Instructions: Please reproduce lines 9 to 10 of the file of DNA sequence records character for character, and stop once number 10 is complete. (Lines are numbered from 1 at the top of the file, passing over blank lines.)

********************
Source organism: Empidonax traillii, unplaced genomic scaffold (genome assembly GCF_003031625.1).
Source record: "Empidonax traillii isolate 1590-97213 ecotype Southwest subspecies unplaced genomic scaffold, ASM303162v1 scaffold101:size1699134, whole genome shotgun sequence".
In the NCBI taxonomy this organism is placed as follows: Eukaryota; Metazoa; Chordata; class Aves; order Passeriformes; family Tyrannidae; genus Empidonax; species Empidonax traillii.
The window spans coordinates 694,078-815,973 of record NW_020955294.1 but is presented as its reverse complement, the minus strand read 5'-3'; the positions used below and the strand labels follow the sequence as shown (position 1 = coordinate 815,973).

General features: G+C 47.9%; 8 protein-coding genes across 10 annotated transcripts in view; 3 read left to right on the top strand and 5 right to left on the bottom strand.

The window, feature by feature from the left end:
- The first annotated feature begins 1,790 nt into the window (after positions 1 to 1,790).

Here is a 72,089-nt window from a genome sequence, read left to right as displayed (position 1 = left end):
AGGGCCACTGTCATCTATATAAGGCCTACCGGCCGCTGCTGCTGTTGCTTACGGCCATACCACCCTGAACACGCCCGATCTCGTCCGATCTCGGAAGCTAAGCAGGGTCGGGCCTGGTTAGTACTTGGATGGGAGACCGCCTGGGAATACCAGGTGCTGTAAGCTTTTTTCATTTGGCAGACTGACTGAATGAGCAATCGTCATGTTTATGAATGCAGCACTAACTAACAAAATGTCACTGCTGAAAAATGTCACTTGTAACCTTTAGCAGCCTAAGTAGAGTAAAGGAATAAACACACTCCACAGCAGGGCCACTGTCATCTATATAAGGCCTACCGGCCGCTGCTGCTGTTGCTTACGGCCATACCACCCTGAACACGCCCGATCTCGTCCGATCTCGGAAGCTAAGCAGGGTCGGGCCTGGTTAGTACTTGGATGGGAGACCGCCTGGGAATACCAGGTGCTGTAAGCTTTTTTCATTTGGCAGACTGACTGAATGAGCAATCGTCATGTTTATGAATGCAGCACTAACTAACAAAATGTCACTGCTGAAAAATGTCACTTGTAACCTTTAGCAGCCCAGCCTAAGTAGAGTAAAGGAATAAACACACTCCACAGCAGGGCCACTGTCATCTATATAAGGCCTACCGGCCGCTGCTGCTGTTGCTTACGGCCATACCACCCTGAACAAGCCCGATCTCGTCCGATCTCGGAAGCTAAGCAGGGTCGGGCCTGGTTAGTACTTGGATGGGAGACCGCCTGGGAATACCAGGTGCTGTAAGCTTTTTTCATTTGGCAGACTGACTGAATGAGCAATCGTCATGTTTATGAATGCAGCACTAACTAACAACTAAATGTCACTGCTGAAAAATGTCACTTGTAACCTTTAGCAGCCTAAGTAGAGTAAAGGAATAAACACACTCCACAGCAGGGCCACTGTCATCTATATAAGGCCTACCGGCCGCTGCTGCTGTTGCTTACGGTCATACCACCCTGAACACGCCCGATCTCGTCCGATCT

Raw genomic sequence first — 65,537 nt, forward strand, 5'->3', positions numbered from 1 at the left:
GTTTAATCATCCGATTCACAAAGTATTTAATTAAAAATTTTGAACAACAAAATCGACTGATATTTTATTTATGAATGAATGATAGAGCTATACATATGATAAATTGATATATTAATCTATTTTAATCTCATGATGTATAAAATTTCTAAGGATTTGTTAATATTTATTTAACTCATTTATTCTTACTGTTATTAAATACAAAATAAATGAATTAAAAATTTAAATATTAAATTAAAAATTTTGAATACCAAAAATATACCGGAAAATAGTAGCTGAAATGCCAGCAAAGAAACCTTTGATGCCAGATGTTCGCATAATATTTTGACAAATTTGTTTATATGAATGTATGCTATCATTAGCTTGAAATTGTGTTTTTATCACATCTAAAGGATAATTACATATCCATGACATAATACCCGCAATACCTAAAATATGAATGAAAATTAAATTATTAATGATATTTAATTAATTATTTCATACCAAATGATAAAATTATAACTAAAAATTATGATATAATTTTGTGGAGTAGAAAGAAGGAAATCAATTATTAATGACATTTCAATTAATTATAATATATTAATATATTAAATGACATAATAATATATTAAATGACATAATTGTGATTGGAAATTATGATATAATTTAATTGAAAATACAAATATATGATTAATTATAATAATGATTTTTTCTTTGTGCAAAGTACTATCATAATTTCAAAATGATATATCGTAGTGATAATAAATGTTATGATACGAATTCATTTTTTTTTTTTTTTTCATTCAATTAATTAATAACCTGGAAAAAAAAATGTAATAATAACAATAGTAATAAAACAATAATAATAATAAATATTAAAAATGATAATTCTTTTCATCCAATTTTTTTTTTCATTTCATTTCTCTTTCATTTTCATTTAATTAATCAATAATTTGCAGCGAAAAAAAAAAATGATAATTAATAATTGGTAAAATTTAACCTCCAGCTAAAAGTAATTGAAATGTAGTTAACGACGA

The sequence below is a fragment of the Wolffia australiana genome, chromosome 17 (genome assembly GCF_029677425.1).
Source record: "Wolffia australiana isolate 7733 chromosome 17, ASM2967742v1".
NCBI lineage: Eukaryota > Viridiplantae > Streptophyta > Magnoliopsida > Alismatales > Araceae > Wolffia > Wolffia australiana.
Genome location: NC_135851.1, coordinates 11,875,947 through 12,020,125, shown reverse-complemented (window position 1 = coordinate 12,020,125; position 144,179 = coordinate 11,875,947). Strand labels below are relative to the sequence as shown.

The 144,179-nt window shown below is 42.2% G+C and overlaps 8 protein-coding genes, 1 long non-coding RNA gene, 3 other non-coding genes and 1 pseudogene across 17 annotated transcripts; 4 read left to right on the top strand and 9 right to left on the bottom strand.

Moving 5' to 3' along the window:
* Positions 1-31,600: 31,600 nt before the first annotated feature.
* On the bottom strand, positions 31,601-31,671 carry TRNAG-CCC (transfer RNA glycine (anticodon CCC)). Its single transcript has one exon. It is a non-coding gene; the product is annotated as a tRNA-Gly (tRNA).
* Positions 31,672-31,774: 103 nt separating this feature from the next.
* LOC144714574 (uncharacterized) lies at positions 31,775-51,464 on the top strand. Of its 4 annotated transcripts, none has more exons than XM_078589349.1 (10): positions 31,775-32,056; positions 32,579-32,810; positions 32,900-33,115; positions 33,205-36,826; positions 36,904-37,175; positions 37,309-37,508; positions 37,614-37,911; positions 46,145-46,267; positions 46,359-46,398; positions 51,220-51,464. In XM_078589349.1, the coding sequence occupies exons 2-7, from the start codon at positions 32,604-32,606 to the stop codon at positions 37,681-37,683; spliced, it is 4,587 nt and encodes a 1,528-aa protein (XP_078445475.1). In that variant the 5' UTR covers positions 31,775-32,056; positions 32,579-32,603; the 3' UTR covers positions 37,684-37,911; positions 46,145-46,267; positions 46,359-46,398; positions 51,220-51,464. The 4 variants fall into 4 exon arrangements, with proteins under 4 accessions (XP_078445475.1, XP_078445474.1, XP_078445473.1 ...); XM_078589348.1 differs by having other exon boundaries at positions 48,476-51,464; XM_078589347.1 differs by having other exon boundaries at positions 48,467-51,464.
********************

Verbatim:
AGGGCCACTGTCATCTATATAAGGCCTACCGGCCGCTGCTGCTGTTGCTTACGGCCATACCACCCTGAACACGCCCGATCTCGTCCGATCTCGGAAGCTAAGCAGGGTCGGGCCTGGTTAGTACTTGGATGGGAGACCGCCTGGGAATACCAGGTGCTGTAAGCTTTTTTCATTTGGCAGACTGACTGAATGAGCAATCGTCATGTTTATGAATGCAGCACTAACTAACAAAATGTCACTGCTGAAAAATGTCACTTGTAACCTTTAGCAGCCTAAGTAGAGTAAAGGAATAAACACACTCCACAGCAGGGCCACTGTCATCTATATAAGGCCTACCGGCCGCTGCTGCTGTTGCTTACGGCCATACCACCCTGAACACGCCCGATCTCGTCCGATCTCGGAAGCTAAGCAGGGTCGGGCCTGGTTAGTACTTGGATGGGAGACCGCCTGGGAATACCAGGTGCTGTAAGCTTTTTTCATTTGGCAGACTGACTGAATGAGCAATCGTCATGTTTATGAATGCAGCACTAACTAACAAAATGTCACTGCTGAAAAATGTCACTTGTAACCTTTAGCAGCCCAGCCTAAGTAGAGTAAAGGAATAAACACACTCCACAGCAGGGCCACTGTCATCTATATAAGGCCTACCGGCCGCTGCTGCTGTTGCTTACGGCCATACCACCCTGAACAAGCCCGATCTCGTCCGATCTCGGAAGCTAAGCAGGGTCGGGCCTGGTTAGTACTTGGATGGGAGACCGCCTGGGAATACCAGGTGCTGTAAGCTTTTTTCATTTGGCAGACTGACTGAATGAGCAATCGTCATGTTTATGAATGCAGCACTAACTAACAACTAAATGTCACTGCTGAAAAATGTCACTTGTAACCTTTAGCAGCCTAAGTAGAGTAAAGGAATAAACACACTCCACAGCAGGGCCACTGTCATCTATATAAGGCCTACCGGCCGCTGCTGCTGTTGCTTACGGTCATACCACCCTGAACACGCCCGATCTCGTCCGATCT

Raw genomic sequence first — 65,537 nt, forward strand, 5'->3', positions numbered from 1 at the left: